Verification bias occurs when the probability of confirming the diagnosis in a gold standard test depends on the results of a screening test. We sought to determine the sensitivity and specificity, before and after correction for verification bias, of estimated pulmonary artery systolic pressure (PASP) measured by echocardiogram (echo) in the diagnosis of pulmonary arterial hypertension (PAH) in patients referred to our pulmonary hypertension center.
We retrospectively reviewed all patients who had a right heart catheterization (RHC) within 120 days of echo to determine the sensitivity and specificity of estimated PASP > 35mmHg on echo in the diagnosis of PAH (mean pulmonary artery pressure > 25mmHg and pulmonary capillary wedge pressure < 18mmHg by RHC). Sensitivity and specificity corrected for verification bias was calculated using the Diamond method (Diamond GA. Work-up Bias. J Clin Epidemiol. 1993;46:207–208). This method consists of a formulation that combines the data used to calculate sensitivity and specificity with data from patients who had echo but no RHC. By ROC analysis, PASP > 45mmHg on echo was determined as the best discriminator of PAH.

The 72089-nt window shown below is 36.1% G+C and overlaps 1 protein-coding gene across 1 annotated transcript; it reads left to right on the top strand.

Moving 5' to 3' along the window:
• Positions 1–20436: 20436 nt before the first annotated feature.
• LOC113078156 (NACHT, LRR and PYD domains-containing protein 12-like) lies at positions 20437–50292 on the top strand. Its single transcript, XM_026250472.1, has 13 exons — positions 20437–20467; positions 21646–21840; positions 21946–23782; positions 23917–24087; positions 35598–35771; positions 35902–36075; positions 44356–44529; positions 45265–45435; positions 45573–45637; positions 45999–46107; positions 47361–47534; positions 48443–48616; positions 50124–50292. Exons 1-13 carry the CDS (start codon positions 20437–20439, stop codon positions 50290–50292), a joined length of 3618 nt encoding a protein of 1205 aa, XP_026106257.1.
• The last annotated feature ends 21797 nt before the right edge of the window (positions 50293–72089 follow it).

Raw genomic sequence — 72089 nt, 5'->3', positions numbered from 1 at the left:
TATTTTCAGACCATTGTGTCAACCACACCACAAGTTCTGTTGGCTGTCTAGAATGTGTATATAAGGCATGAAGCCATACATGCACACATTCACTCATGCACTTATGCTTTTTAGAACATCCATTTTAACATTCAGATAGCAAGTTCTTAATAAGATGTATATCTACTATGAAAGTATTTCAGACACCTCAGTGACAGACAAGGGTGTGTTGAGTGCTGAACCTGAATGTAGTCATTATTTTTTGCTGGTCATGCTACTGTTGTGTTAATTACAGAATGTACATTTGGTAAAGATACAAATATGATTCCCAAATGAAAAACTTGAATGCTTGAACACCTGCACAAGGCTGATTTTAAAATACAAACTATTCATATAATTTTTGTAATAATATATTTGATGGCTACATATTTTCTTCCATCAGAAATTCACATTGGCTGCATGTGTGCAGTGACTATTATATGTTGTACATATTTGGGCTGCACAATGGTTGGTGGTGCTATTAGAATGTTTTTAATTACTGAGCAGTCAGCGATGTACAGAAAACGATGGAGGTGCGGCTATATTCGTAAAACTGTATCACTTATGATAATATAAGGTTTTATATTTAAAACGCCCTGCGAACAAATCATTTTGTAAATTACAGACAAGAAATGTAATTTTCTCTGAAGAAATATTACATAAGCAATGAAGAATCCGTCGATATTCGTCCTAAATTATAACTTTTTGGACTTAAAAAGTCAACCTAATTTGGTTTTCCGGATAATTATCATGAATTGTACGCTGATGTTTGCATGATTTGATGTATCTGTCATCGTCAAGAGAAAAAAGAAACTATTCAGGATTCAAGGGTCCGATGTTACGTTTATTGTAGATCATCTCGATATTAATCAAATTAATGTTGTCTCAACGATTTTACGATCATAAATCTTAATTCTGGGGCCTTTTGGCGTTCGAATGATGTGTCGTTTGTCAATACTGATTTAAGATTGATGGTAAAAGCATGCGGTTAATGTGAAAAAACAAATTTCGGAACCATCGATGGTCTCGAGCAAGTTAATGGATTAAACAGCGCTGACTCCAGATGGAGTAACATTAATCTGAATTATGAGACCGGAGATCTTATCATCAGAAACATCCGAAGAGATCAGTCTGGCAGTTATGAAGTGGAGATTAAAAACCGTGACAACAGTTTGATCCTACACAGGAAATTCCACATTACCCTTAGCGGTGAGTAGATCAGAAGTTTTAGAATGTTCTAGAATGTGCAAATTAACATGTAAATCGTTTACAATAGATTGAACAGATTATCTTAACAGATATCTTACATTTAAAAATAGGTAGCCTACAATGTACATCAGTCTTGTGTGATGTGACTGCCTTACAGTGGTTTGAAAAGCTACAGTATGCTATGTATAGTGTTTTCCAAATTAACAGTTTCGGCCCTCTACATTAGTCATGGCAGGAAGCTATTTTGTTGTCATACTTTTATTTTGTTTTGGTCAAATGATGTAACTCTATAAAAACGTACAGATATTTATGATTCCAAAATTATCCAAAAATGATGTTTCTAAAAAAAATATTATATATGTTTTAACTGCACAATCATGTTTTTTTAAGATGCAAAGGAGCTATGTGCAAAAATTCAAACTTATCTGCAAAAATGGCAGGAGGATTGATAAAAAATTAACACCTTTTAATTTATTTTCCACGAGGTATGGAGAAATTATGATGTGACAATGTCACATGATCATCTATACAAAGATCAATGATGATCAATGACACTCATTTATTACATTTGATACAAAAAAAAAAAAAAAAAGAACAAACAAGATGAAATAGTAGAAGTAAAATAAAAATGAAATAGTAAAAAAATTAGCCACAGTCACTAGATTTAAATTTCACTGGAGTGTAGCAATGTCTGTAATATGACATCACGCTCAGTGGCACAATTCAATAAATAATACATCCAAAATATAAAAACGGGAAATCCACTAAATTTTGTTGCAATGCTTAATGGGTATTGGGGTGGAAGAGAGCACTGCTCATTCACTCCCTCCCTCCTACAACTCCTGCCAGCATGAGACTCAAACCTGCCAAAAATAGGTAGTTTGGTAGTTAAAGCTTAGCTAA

242 patients received an echo (103 received RHC). 98 of 191 patients with PASP > 35mmHg on echo had no RHC. 41 of 51 patients with PASP < 35mmHg on echo had no RHC. PASP > 35mmHg on echo had sensitivity and specificity of 94% and 39% respectively. The values corrected for verification bias were 87% and 61% respectively. 64 of 147 patients with PASP > 45mmHg on echo (as determined by ROC analysis) had no RHC. 75 of 95 patients with PASP < 45mmHg on echo had no RHC. PASP > 45mmHg on echo had sensitivity and specificity of 89% and 77% respectively. The values corrected for verification bias were 75% and 90% respectively.
Verification bias exists in the use of echo for the evaluation of PAH. After correcting for verification bias we demonstrated a reduction in the previously expected sensitivity and an increase in specificity.
Physicians should be aware of verification bias in the evaluation of patients for pulmonary hypertension.
Nick Patel, No Financial Disclosure Information; No Product/Research Disclosure Information